Now That We Can Alter Our Genetic Code, Should We?

Siddhartha Mukherjee in Tonic:

CancerA few days ago, I had just stepped off a podium at a cancer conference when a 50-year-old woman with a family history of breast cancer approached me. I had been discussing how my laboratory, among hundreds of other labs, was trying to understand how mutations in genes unleash the malignant behavior of cancer cells. She told me that she carried a mutation in the BRCA-1 gene—a mutation that she had likely inherited from her father. Diagnosed with cancer in one of her breasts when she was 30, she had undergone surgery, chemo, radiation and hormonal therapy. But that grim sequence of diagnosis and treatment, she told me, was hardly the main source of her torment. Now, she worried about the development of cancer in her remaining breast, or in her ovaries. She was considering a double mastectomy and the surgical removal of her ovaries. A woman carrying a BRCA-1 mutation has nearly a 60-70 percent chance of developing cancer in her breasts or ovaries during her lifetime, and yet it's difficult to predict when or where that cancer might occur. For such women, the future is often fundamentally changed by that knowledge, and yet it remains just as fundamentally uncertain; their lives and energies might be spent anticipating cancer and imagining survivorship—from an illness that they have not yet developed. A disturbing new word, with a distinctly Orwellian ring, has been coined to describe these women: previvors—pre-survivors.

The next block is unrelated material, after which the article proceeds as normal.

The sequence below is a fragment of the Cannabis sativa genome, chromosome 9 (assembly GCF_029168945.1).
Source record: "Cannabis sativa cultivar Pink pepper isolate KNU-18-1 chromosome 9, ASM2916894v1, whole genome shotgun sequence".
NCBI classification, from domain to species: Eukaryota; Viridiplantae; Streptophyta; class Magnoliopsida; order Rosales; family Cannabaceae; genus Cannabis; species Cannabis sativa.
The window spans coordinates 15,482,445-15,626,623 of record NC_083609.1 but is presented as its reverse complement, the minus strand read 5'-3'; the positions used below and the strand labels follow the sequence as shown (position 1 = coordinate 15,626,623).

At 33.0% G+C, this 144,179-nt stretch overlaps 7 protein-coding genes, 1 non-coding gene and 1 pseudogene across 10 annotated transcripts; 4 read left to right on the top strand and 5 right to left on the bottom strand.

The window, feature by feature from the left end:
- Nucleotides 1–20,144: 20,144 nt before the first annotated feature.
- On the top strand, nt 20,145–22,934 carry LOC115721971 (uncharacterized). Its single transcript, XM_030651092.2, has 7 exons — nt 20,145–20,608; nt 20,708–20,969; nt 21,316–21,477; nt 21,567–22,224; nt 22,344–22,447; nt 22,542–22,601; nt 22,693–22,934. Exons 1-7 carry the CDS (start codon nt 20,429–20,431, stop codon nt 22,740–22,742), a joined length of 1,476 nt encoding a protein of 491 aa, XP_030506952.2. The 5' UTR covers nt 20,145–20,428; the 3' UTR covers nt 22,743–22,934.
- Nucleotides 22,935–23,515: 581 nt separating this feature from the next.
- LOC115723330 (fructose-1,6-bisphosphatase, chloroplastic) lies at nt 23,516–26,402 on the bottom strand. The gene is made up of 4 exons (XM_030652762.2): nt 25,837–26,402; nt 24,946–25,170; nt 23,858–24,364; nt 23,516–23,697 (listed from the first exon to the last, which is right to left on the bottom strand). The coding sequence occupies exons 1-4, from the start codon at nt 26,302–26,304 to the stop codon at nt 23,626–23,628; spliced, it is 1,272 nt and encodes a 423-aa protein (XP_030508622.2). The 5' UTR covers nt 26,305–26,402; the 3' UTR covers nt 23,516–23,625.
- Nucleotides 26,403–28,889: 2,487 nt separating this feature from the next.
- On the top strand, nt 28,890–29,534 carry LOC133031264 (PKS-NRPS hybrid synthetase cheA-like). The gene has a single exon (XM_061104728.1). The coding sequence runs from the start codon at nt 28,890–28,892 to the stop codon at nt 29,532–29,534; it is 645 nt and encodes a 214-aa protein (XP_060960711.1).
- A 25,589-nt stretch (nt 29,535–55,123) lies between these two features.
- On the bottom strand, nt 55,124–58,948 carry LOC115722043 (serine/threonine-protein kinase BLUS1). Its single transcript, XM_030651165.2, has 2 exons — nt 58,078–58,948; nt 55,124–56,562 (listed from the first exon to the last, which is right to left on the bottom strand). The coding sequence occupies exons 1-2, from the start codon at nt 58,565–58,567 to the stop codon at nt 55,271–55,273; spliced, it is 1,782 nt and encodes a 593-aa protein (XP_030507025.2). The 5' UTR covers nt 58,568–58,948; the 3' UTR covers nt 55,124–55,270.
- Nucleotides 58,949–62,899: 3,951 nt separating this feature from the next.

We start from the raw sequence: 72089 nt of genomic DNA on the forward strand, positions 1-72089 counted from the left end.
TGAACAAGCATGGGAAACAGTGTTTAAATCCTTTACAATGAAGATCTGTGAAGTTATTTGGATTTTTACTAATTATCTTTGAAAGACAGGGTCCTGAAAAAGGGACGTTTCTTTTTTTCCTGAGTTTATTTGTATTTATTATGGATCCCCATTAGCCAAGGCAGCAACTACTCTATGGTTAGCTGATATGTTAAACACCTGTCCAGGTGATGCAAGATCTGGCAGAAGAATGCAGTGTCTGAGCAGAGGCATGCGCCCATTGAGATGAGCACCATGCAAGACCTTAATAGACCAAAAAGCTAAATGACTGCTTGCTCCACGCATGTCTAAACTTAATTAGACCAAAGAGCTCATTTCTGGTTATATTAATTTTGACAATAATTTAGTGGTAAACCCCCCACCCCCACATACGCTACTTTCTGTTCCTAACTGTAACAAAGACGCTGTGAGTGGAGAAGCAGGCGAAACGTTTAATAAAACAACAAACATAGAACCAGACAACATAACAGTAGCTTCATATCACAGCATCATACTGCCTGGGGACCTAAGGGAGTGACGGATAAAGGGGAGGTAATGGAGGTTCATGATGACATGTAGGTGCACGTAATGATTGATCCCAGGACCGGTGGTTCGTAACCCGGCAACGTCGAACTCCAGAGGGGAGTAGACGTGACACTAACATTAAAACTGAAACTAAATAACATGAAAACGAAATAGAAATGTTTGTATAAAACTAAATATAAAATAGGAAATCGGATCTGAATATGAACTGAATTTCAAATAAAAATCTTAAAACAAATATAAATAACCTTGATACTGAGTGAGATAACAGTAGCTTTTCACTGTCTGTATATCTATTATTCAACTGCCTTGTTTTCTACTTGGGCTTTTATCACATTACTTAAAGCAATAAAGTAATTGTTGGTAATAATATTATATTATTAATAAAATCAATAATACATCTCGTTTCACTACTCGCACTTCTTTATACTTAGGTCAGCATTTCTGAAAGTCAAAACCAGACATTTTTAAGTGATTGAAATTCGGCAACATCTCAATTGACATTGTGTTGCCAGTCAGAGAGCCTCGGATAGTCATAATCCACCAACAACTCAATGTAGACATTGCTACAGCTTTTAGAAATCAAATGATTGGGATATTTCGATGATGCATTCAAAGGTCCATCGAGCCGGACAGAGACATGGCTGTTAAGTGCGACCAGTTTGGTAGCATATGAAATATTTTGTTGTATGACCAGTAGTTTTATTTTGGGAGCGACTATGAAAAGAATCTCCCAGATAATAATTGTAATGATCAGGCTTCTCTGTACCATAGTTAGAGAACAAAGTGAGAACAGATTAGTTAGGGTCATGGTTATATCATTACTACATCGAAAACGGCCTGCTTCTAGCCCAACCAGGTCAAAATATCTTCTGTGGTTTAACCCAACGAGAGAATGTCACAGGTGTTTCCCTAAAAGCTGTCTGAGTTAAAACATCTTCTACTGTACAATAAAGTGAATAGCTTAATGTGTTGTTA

The uncertainty and anxiety had cast such a pall over this woman's adult life that she did not want her grandchildren to suffer through this ordeal (her children had not been tested yet, but would likely be tested in the future). What if she wanted to eliminate that genetic heritage from her family? Could she ensure that her children, or her grandchildren, would never have to live with the fear of future breast cancer, or other cancers associated with the BRCA-1 gene? Rather than waiting to excise organs, could her children, or their children, choose to excise the cancer-linked gene?

More here.